Japan is the biggest international market currently in the process of deregulation.

Japan abolished its tariff rate system for auto insurance as part of the financial reform, when the country’s stock market and banking system teetered on the brink of collapse.
Japan’s insurance law was revised and the regulatory authority was transferred from the Ministry of Finance to the new Financial Supervisory Agency.

Japanese auto insurers are saddled with very high expense ratios, a byproduct of high commission rates.
As a result, foreign companies coming in as direct marketers are not hampered by the expense of agent commissions and have been readily competitive.
But it is expensive to start a direct-selling insurance operation, because the new entrant must advertise extensively to build name recognition. In addition, some countries’ phone systems are not suited for telemarketing.

Once insurers clear those hurdles, cultural issues will make it difficult for them to expand their portfolios. It takes a lot of time to be accepted.
The Japanese people are conservative and very loyal.
They are not likely to change auto insurers because of price, but as the economy changes in Japan, price may become more important.

Traditionally, getting cheap car insurance was not the issue in Japan - customer service was the prime consideration in selecting an auto insurer.
To compete on service, Japanese insurers currently offer roadside services and hotel accommodations for stranded motorists at no additional premium, said Teruhisa Amano, an analyst in the international division of A.M. Best Co. 

Property damage claims are frequent, because drivers want their cars to be in perfect condition.
The no-deductible auto policy is gaining popularity there.

Japanese motorists are required to have the government-mandated Compulsory Automobile Liability Insurance, which covers up to $200,000 per accident.
Private insurance provides property damage insurance along with unlimited liability cover on top of CALI.

American International Group, through its American Home Direct subsidiary, introduced direct marketing for auto insurance and promised discounts of as much as 30% off standard rates.
When it started offering discounts based on driving record and age, American Home was required to leave the auto insurance rating association that was responsible for enforcing tariff rates among its members. AIG wrote an estimated ¥77.9 billion (about $729 million) in auto premiums in Japan, up from ¥1.3 billion, according to the Foreign Non-Life Insurance Association of Japan. Zurich Insurance Co., which offered a similar product, wrote an estimated ¥10 billion in auto premiums there last year, up from ¥400 million. 

Foreign insurers eventually may capture 6% of Japan’s auto market, but the more likely impact is that deregulation will set off a price war among domestic carriers.
Agents’ commissions will be deregulated, and as a result, agents may become more powerful.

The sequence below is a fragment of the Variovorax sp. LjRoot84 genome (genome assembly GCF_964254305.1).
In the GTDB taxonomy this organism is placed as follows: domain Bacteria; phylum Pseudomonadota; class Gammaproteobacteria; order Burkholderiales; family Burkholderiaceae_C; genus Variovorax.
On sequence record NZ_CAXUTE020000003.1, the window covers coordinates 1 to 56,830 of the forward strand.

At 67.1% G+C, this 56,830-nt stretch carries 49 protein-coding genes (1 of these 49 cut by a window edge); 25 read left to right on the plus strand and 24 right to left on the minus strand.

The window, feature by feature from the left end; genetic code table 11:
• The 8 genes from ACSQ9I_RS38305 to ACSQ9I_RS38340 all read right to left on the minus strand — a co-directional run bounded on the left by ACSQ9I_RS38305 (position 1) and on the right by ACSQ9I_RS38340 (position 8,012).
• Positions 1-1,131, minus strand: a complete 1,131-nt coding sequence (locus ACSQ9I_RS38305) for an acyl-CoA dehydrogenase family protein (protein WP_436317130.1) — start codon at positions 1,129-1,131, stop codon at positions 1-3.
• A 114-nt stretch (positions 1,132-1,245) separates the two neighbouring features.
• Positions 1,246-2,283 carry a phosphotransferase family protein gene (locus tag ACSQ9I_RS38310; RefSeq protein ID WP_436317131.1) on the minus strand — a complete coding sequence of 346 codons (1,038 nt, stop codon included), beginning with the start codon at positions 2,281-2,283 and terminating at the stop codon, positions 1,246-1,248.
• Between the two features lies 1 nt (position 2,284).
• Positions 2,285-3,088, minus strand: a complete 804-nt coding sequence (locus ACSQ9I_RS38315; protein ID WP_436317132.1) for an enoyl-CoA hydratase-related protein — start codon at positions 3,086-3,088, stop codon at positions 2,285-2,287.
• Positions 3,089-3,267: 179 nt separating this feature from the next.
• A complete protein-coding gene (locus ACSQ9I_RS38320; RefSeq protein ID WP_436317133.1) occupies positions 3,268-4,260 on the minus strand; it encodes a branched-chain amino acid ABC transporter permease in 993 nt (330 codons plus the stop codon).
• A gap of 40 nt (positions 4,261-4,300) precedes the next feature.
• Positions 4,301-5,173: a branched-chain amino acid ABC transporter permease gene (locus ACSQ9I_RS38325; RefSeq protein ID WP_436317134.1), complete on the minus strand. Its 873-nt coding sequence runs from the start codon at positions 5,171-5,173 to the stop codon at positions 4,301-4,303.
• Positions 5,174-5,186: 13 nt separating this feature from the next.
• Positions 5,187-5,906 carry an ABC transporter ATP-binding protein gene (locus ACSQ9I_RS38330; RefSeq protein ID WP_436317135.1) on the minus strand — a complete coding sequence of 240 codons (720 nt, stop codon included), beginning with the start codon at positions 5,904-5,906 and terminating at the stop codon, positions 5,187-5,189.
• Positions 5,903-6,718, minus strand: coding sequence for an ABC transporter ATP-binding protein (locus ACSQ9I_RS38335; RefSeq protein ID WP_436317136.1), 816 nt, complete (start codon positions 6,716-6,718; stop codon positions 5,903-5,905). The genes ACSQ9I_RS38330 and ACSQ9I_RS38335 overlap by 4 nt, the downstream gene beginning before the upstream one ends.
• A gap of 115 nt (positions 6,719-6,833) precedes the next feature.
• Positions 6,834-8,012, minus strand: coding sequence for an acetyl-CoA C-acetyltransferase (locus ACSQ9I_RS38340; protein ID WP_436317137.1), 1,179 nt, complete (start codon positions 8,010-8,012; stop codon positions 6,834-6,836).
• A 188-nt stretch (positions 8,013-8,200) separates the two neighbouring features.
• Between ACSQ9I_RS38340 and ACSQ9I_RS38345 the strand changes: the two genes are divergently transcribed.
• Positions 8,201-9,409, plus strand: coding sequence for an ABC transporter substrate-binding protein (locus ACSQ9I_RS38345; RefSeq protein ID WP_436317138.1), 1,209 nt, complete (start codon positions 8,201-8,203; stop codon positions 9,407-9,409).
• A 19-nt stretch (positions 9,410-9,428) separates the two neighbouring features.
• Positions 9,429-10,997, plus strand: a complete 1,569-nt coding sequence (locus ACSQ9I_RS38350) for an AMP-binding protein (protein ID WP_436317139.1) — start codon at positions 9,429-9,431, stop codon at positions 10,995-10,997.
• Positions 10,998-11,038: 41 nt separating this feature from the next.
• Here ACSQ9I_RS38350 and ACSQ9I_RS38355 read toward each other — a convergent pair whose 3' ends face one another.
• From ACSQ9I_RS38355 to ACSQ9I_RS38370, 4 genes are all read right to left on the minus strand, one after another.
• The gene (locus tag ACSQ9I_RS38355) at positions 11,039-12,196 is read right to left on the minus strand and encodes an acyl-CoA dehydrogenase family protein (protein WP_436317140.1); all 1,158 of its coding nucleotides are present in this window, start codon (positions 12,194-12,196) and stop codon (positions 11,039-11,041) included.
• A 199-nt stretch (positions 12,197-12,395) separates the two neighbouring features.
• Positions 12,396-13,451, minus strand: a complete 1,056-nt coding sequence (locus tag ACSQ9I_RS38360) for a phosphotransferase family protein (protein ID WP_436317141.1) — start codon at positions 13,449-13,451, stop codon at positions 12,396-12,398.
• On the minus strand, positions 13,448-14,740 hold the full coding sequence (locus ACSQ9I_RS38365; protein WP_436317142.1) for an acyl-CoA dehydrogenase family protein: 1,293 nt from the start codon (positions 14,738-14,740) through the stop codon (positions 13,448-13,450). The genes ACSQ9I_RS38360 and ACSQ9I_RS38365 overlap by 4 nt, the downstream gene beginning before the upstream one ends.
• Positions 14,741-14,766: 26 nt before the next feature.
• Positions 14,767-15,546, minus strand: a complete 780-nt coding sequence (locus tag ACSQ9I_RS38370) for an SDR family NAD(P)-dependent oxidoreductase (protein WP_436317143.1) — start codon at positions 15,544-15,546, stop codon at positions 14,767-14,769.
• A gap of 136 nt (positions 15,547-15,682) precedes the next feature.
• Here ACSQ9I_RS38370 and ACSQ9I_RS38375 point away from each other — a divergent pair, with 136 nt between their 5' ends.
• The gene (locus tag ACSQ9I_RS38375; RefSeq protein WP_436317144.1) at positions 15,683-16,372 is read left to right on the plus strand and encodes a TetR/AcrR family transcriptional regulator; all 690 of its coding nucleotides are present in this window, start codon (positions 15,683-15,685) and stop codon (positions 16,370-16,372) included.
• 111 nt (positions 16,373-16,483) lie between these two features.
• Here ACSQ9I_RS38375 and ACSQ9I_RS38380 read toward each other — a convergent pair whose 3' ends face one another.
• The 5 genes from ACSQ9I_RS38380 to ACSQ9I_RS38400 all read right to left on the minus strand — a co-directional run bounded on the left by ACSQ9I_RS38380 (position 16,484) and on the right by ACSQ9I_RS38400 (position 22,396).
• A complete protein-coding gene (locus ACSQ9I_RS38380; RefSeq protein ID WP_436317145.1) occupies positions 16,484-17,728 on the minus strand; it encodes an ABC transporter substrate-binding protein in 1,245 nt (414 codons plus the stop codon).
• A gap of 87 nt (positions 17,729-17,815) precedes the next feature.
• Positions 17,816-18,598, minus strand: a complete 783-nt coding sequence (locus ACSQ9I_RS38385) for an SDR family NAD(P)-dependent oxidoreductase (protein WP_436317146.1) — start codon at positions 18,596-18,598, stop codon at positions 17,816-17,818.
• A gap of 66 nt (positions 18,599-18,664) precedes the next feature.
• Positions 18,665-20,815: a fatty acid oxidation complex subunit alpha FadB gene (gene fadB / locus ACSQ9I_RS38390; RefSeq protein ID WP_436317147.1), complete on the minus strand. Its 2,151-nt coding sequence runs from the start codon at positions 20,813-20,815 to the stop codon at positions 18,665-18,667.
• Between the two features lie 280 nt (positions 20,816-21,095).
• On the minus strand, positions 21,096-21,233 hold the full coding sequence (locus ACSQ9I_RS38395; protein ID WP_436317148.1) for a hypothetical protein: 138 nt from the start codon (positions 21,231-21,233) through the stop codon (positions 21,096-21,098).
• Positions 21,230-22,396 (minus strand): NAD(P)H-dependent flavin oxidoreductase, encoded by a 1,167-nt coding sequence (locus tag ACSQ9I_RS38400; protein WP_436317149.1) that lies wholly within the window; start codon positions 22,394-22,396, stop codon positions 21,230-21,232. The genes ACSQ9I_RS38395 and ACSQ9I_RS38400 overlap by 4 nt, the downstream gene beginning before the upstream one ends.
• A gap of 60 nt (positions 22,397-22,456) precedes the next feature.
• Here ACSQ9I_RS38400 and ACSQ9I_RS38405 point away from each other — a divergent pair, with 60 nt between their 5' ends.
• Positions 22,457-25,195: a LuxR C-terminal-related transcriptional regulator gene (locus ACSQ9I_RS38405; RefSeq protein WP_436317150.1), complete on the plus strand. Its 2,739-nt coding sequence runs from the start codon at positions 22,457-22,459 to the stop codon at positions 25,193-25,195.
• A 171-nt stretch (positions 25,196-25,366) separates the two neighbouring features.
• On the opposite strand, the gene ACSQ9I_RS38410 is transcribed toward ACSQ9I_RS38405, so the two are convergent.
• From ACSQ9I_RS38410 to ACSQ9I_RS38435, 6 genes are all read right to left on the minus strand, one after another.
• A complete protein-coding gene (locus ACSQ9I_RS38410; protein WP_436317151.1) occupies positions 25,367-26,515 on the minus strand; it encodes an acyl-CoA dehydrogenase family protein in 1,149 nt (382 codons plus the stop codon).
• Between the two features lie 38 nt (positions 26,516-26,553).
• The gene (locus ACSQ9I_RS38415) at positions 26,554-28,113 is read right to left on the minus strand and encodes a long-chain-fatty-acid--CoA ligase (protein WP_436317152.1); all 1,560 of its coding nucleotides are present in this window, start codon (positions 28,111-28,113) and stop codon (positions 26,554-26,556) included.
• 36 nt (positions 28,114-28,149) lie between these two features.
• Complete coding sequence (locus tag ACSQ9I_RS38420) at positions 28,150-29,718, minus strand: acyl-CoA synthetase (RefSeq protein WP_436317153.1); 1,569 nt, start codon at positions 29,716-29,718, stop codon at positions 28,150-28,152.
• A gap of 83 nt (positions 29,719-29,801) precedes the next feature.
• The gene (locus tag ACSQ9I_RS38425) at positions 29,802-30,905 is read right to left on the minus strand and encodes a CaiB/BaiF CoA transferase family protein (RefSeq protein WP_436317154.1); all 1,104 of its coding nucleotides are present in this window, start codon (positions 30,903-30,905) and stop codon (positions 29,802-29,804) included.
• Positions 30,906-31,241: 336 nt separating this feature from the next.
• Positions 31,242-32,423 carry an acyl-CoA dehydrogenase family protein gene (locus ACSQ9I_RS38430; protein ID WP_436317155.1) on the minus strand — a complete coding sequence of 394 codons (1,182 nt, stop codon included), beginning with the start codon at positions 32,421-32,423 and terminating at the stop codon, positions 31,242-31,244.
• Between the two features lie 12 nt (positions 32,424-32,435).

Standard & Poor’s, the New York-based credit-risk appraiser, recently released a report indicating that Japan’s general insurers are set to experience a difficult period.
The report said that fiscal results showed a deterioration in the industry’s average loss ratio that was caused primarily by intense competition brought about by the deregulation of prices and products in auto insurance lines.
Smaller insurance companies are considered to be the most vulnerable to the effects of deregulation, according to the report.

When a Japanese motorist applies for auto insurance for the first time, the driver is assigned to grade level 6.
If no accident occurs, the driver moves up the scale each year with the most preferred drivers reaching a maximum of grade level 16.
If, however, the motorist is involved in an accident, that person drops at least one grade level and incurs a surcharge.

While some U.S. insurers are eyeing Japan’s auto market, Allstate Insurance Group decided to exit it, despite a long-standing commitment of people and capital there.
Given the fierce competitive pressures in Japan and marketing expenditures that had risen to unprecedented levels, we believed there was little likelihood of an acceptable financial return in the short-to-medium term, even with a significant capital investment.

Allstate entered Japan’s auto market in 1982 with the establishment of Allstate Automobile & Fire Insurance Co. In 1984, Allstate Automobile & Fire formed a 50/50 joint venture with Saison Group.
That joint venture was dissolved in 1997, with Allstate Automobile & Fire retaining a 5% share in the venture that was renamed Saison Automobile & Fire Insurance Co. in 1998. Allstate Property & Casualty Insurance Japan Co. was established in 1998, but it closed in January 2000.

As competition begins to reshape Japan’s auto market, domestic companies are experimenting with pricing options.
For example, one carrier instituted discounts for sport-utility vehicles.
You see a lot of inertia and reluctance to change, but clearly the Fair Trade Agreement is really changing the lay of the land,. AIG has been very aggressive in trying to cherry-pick the risk.